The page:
New data has shown that conventional laundering methods for hospital bedsheets can leave 60% of Clostridium difficile spores behind, thus increasing the risk of contaminating other bed linens and patients.


Senior author Katie Laird, Ph.D., head of the Infectious Disease Research Group, School of Pharmacy, De Montfort University, Leicester, United Kingdom said these finding might explain sporadic outbreaks of C difficile infections in hospitals but that further research is still necessary.

These findings were published online on October 16th in the journal Infection Control and Hospital Epidemiology.

“To test the effect of laundering on C difficile spores, the investigators used both naturally contaminated bedsheets from patients infected with C difficile and experimentally inoculated sheets. The sheets were washed according to the current UK National Health Service (NHS) laundry policy, as specified in Health Technical Memorandum (HTM) 01-04.

With the experimentally inoculated sheets, the authors initially tested the effects of washing without detergent (a control cycle), exposing the spores to the heat and agitation specified in the NHS protocol, and found that the sheets remained heavily contaminated.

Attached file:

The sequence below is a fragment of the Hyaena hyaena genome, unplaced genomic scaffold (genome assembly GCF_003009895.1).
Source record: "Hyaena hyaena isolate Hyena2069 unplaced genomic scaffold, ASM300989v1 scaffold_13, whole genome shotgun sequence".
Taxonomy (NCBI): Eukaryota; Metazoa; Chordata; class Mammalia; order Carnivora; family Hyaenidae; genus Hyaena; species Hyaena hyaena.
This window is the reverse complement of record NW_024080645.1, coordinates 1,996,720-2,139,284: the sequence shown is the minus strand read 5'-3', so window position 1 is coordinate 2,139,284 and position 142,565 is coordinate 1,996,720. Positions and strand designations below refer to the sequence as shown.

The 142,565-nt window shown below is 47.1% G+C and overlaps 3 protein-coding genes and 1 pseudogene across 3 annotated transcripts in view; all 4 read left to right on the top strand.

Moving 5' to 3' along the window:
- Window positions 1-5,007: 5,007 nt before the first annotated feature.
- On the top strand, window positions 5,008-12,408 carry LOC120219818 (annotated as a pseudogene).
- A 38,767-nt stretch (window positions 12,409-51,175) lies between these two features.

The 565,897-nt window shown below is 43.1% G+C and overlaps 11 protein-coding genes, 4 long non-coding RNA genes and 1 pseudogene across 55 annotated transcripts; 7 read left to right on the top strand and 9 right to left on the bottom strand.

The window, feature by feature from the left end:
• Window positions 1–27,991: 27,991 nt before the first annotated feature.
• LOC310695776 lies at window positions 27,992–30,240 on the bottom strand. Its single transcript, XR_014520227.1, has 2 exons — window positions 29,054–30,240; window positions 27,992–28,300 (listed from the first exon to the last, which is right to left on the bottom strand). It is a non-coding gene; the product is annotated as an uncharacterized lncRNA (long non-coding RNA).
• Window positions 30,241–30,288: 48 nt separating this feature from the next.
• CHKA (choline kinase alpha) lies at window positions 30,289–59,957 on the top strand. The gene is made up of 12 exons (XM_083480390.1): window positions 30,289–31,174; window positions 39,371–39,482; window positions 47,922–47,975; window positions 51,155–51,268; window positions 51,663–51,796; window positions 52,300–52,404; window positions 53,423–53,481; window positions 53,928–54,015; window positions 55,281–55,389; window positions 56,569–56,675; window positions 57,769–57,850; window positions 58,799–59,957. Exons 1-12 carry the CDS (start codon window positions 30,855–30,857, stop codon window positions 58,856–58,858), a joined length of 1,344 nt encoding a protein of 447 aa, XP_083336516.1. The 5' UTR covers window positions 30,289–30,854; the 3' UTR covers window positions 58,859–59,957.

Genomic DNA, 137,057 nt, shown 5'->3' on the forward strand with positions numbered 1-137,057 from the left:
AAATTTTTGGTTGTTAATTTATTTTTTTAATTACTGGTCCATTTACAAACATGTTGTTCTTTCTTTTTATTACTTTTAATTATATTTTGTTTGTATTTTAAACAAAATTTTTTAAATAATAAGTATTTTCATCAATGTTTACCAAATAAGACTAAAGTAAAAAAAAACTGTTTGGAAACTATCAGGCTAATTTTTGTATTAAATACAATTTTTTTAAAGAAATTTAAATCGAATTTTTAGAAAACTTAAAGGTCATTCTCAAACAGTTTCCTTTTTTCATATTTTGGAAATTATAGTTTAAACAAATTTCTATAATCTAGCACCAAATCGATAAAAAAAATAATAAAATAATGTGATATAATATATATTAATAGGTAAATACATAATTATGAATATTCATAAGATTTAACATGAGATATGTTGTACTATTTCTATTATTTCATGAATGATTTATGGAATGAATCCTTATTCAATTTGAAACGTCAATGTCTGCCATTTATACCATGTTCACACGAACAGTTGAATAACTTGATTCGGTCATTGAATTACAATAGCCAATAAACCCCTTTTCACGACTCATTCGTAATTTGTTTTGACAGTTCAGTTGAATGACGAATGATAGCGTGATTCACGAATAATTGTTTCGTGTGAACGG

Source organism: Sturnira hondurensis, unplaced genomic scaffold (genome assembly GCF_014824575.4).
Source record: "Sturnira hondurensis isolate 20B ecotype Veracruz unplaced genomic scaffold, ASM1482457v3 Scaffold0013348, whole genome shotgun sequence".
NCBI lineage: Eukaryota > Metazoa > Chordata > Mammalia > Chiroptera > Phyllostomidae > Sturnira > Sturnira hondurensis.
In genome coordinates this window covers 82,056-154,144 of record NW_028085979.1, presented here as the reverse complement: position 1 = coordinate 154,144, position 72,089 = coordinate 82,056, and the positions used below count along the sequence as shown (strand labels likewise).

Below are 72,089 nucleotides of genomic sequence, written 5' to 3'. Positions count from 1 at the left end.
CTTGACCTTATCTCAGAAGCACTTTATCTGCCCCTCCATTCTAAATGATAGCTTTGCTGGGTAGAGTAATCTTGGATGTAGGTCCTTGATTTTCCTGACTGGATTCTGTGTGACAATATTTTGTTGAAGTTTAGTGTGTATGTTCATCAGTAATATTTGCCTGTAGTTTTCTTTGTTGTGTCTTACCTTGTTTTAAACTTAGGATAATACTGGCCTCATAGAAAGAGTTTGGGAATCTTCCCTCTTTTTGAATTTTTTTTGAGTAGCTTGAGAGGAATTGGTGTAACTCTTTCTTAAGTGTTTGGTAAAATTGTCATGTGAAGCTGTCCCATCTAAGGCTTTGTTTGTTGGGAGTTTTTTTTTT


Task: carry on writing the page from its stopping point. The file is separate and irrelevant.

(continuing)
After washing with detergent, the experimentally inoculated sheets still contained 0 to 9 colony-forming units (cfu) per 25 cm2 swatch. Moreover, previously sterile swatches washed in the load with the experimentally inoculated sheets held 0 to 14 cfu/25 cm2. Thus, the washing not only did not sterilize the original bedsheets but also spread the contamination to other items in the laundry load.”1

The team then repeated the analysis with naturally contaminated sheets laundered at a commercial laundry in accordance with NHS protocol and found the same results: prior to washing the sheets were contaminated with an average of 51 cfu/cm2 and after the spore count was 33 cfu/cm2, leaving the authors to conclude that “The thermal disinfection conditions, described in HTM 01-04, were inadequate to fully decontaminate linen that had been naturally contaminated with C. difficile spores.” 2


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